it's a great life, if you don't weaken (matociquala) wrote,
it's a great life, if you don't weaken
matociquala

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She wasn't a stranger to loneliness. She'd grown up and spent her life there.

leahbobet, tanaise, I am giving Josh Ritter another chance. And I discover, I still really dislike his voice and singing style (let us all, aye, an entire generation of boy singers, rip off Bob Dylan. Gah. Why can't they rip off Phil Ochs instead?), but some of his lyrics, I like enough to ignore the voice for. So far, Harrisburg (Having been to that part of Pennsylvania--like Hugh Blumenfeld's "Thread City," it's one of those songs about dying America that's profoundly, searingly true) and "Girl in the War."

It's a long way to Heaven; it's closer to Harrisburg
And that's still a long way from the place where we are
And if evil exists it's a pair of train tracks
And the Devil is a railroad car.


Progress notes for 16 July 2006:

"War Stories."

New Words:  1080
Total Words: 4263
Pages: 18
Deadline: September 1
Reason for stopping: end of scene

I have two and a half scenes left to write. This one may actually stay a short story.

*kicks*

Everybody pretend that we can't tell that the only spec element in this thing is that it's set twenty-off years from now, all right?

Stimulants:  chocolate truffles and Caol Ila
Exercise: none
Mail:

Jack Tingle gives B&I the thumbs up, and Chains a more qualified thumbs-up, on Usenet. He ran hot and cold on the Jenny books, as I recall. (Those were back in the days before I was actually narcissistic enough to link Usenet posts, but hey, if I'm linking blogs...)

hawkwing_lb expands on her earlier comments on Blood & Iron. She also wrote up a dive today, which I will link under cool things.

truepenny provides a thematic explication of one aspect of the same book.

I'm glad Sarah wrote that, because I'm sort of incapable of talking really intelligently about the themes in my work except in general terms. In part, this is because I am inductive & kinesthetic, rather than deductive & verbal/visual. And in part, it's because, as coffeeem said once memorably, if I could explain it in any less space than it took to write the book, I would have. And in part, it's because my books are invariably about problems I don't have answers to.

If I have an answer to an issue, I write a fucking essay. Fiction, in my opinion, is for things that are not amenable to solutions, only argument and compromise.

I think... I think, reading the last week's responses to Blood & Iron, that this one is really truly out of my hands, in a way the Jenny books never quite managed. People are talking about it, in interesting ways, on all sorts of levels, and I find that both heartening and a little intimidating. It's weird to watch it go out there and make a splash.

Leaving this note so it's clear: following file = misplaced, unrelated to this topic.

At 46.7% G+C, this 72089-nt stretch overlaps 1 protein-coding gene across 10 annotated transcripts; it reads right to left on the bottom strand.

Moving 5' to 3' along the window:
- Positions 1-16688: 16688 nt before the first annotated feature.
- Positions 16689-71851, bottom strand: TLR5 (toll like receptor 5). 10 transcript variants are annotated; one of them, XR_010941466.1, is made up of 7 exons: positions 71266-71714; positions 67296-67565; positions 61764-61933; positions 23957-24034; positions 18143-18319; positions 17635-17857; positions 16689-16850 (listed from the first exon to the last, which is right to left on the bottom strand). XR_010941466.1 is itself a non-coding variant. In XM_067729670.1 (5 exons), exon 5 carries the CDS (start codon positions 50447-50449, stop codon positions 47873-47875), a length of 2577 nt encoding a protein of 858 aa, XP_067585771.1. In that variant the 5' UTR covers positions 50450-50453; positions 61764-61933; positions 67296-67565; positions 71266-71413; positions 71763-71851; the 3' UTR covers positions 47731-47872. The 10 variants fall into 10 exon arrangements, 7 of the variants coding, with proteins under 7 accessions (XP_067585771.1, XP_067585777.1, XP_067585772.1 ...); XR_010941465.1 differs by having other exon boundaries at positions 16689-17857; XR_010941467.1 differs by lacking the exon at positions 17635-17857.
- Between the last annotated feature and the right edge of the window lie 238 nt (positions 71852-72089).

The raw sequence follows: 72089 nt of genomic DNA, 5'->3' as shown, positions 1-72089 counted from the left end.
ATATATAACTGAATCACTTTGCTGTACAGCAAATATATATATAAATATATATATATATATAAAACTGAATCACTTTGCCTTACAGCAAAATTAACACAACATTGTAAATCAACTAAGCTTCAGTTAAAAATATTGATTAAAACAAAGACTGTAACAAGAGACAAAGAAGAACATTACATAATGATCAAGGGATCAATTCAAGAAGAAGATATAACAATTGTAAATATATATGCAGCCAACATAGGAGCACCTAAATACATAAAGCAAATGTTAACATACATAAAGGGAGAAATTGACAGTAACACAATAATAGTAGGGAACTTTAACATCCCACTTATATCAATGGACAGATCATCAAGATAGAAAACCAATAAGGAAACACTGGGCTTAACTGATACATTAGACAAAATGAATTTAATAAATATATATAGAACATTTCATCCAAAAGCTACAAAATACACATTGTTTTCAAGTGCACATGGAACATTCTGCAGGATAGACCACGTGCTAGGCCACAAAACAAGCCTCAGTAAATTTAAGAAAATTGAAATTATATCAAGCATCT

commodorified thinks that The Stratford Man is going to have me burned in effigy, for the theology if not the Angel Smut. I just chuckle, for she has not read Whiskey & Water yet. Which has, aye, less angel smut. But also the most subversive sex scene I've ever faded to black on, though it's not evident until the end of the book. I suspect it's one that will have people going "Oh. Oh." if they ever go back and reread the book. 

The other cool weird thing, of course, is not just looking at the book living in other people's heads, and the ways it isn't the same book any more at all--it's trying to guess ahead of the curve which way things are going to break when they hit the collective mind.

And that's how a book goes into the world. It's on its own gray wings--going, gone. It's still my book--the same way my daughter would always be my daughter--but then there's a point where it becomes its own thing, and I don't have it to myself any more.

Bye bye little book.

Send postcards.

Wish I'd gotten rid of a little more of that blinking before you went out and got famous, but we do the best we can. *g*

Mean Things: the nasty clerk at the interment center used a racial slur on cute little ten-year-old Razorface.
Tyop du jour: bust his tow
Darling du jour:  Somehow, Carter must get through, jinky radio and all, because the next thing I know there's a helicopter slamming over like the Archangel Michael on a three day bender.

...yeah, I still like writing Jenny. On a good day, she just takes over and starts talking, and I type up what she says.

I also liked:

The light from fifty-five takes a million years to reach eighteen.

But really. She just comes out with this stuff.

Jerry-rigging: Hmm. I wonder if I left a spec element in my other pants. Maybe I can turn this into a commentary on Iraq somehow, and then the war-on-American-soil will suffice.
There's always one more quirk in the character: Jenny keeps her engagement ring in a money belt when she's on duty. She's so cute at that age.

Other writing-related work: Read truepenny's ch. 14, revised.
Books in progress: Martin Cruz Smith, Stallion Gate; Jane Austen, Pride & Prejudice;
Things I'm glad I didn't go to my grave without: hawkwing_lb went diving today and wrote it up.
The glamour!: Decided to do laundry for ComiCon after I get to Las Vegas. *g* Also, I think I'm just not taking the laptop. Screw it.
Tags: progress notes, reviews, short fiction
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